When talking about optimising a website, you could be talking about one of two things. The first is SEO, that is optimising your website for search engines. The second, and one we will focus on with this article, is how to optimise your website from a performance perspective.
When we talk about optimising website performance, it comes down to one key metric. Speed. Web users are known to be lazy and impatient. Designers and usability experts will often talk about having a window of only a few seconds (at most) to engage a visitor who has landed on your site. And that is true.
However, if your page takes more than a few moments to load you will likely lose the vast majority of users before they even see your content, let alone. eCommerce giants Amazon revealed some years ago that for just 100ms of latency on their web page, it can cost them 1% of sales. Some estimate that one second could cost a staggering $1.6billion.
Research by Akamai found that 47% of web users expect a page to load in two seconds or less. It has also been found that slow loading pages in eCommerce has cost the businesses over £1.7bn in just one year of lost sales.
These are drastic figures, but they underline the key point. If your website performs badly, you will lose your audience.
So, what can we do about that? Here are five tips to optimise website performance.
1. Delay loading content, where possible
Okay, given what we have just discussed, this sounds crazy. However, it’s not. You will increasingly see that as web pages have tended to become incredibly image-led and long, images do not always load until the user scrolls to where that content is. This is called “lazy loading” and can help to greatly reduce the load time of your pages.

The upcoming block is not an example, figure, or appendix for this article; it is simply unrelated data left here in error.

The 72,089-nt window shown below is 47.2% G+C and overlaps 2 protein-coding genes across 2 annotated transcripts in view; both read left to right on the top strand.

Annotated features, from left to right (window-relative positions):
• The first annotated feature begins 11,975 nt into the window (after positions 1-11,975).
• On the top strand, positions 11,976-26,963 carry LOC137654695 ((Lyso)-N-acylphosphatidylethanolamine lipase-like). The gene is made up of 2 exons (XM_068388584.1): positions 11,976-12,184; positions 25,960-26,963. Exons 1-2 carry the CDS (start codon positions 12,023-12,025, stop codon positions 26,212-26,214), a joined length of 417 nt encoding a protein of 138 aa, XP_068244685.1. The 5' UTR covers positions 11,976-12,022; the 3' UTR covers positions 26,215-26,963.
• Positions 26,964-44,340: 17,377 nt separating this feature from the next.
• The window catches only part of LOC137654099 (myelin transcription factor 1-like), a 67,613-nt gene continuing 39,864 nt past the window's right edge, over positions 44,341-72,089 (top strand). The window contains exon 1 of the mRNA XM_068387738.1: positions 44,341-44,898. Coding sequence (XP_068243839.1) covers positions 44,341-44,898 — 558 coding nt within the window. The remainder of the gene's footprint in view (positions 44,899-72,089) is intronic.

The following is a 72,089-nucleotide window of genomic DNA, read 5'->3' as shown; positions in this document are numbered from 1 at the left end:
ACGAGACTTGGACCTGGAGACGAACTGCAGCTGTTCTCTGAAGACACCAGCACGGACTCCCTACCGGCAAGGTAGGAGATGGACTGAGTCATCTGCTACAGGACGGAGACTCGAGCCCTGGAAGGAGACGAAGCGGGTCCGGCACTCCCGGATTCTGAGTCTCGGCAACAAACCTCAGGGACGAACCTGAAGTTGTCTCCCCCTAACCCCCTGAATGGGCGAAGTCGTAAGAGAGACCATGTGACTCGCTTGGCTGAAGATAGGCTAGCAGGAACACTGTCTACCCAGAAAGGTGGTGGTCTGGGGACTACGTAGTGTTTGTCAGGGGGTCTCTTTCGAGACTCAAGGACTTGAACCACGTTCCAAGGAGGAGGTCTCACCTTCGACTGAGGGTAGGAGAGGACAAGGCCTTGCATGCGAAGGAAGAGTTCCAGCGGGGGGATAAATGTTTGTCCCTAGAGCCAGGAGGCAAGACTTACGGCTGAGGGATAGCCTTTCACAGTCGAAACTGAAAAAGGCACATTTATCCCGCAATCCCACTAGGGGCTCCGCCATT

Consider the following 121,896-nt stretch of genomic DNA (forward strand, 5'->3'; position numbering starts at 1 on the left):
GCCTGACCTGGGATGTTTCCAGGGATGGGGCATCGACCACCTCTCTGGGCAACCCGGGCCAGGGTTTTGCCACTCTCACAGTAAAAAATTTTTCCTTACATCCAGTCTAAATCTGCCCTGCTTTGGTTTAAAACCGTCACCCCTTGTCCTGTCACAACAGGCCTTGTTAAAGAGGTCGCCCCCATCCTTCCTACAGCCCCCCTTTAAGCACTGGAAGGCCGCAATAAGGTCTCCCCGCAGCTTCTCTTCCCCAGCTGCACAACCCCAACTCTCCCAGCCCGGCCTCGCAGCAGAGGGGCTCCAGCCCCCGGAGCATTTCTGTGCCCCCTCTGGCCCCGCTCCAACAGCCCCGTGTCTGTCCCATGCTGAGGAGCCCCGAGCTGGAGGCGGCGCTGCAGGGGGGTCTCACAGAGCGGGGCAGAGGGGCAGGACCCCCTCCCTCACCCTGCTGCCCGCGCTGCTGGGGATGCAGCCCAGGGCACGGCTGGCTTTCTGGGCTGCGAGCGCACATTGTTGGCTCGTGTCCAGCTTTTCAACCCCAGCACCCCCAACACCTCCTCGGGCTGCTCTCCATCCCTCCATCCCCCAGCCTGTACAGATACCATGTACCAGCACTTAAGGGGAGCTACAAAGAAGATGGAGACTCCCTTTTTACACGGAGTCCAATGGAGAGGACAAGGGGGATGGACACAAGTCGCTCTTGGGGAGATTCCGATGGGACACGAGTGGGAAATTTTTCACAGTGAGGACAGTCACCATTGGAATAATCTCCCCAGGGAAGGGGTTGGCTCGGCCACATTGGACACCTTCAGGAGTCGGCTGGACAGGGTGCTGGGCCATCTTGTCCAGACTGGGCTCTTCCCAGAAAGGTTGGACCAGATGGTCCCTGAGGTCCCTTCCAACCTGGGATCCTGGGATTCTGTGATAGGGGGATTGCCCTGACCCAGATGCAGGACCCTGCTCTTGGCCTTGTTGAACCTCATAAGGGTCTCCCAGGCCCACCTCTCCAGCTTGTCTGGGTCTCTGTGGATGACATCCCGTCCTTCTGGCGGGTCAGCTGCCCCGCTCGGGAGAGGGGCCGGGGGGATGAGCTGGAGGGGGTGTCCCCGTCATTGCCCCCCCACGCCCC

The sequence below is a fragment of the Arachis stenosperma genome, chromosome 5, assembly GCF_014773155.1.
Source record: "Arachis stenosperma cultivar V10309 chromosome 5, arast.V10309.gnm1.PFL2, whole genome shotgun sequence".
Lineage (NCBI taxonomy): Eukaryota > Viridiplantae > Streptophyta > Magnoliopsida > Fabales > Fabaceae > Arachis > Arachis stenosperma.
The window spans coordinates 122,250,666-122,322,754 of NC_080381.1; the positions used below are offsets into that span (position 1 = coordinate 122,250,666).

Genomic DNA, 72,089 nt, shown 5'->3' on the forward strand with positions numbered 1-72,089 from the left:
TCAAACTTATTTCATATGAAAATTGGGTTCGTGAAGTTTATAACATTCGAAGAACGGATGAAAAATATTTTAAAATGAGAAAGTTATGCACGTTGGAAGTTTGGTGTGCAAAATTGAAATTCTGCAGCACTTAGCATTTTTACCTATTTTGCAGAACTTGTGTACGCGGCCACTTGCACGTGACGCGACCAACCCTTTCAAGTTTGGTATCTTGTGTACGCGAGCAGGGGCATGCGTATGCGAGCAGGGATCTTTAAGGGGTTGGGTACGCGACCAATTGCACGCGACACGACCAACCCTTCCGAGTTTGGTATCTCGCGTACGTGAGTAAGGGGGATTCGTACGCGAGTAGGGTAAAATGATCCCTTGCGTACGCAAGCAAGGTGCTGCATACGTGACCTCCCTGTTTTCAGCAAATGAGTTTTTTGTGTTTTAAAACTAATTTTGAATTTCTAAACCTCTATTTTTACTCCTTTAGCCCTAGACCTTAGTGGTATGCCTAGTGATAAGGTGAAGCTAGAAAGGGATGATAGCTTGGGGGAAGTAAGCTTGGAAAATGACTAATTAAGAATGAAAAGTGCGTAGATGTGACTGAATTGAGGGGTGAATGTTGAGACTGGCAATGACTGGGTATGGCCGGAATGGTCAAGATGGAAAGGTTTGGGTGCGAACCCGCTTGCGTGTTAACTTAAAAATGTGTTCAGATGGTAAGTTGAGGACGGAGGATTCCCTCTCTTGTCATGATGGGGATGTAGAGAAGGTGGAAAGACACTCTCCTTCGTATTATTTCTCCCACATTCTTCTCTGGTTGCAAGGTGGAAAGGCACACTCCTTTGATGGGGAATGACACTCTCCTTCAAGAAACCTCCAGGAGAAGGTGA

2. Optimise your images
Images are a major cause of performance issues on websites. However, in today’s world, there is no excuse for it. Most image editing applications allow you to save your images in low resolutions, or lower qualities, and even “Save for Web”. This reduces the size of the file right down to something more manageable.
Another important step to take with images is to resize them (dimensions) to the size you want them to appear before uploading them to your website. This prevents the website itself from having to resize the images and use up more vital resource.
3. Optimise your code
Another cause for sloppy loading times can be the code that is behind your website. Using clunky HTML should be avoided, while weighing the site down to tens or hundreds of CSS files should also be avoided. Try adopting LESS CSS to improve performance. It will also make your code much easier to maintain in the future.
4. Use a Content Delivery Network (CDN)
Even if you only have a small website or blog, you should consider using a Content Delivery Network (CDN). There are both free and cheap options for CDNs available and having one in place can greatly improve the speed of your site, even for users in other locations around the world using slower connections. Most web hosts will have an option built in so make sure you activate this.
5. Discard plugins that you no longer require
Blogging platforms and open-source content management systems are great for webmasters to implement lots of powerful functionality. However, most of the platforms come bundled with themes, templates and plugins you do not need. Additionally, you will likely install a plugin, use it for a short while or test it, and then turn it off on certain pages. If plugins are not needed, delete them completely from the website.
Aside from the performance issues that a high number of plugins can create, there are also security issues with plugins that are no longer maintained. Additionally, some plugins may just be poorly coded and again add strain to the website.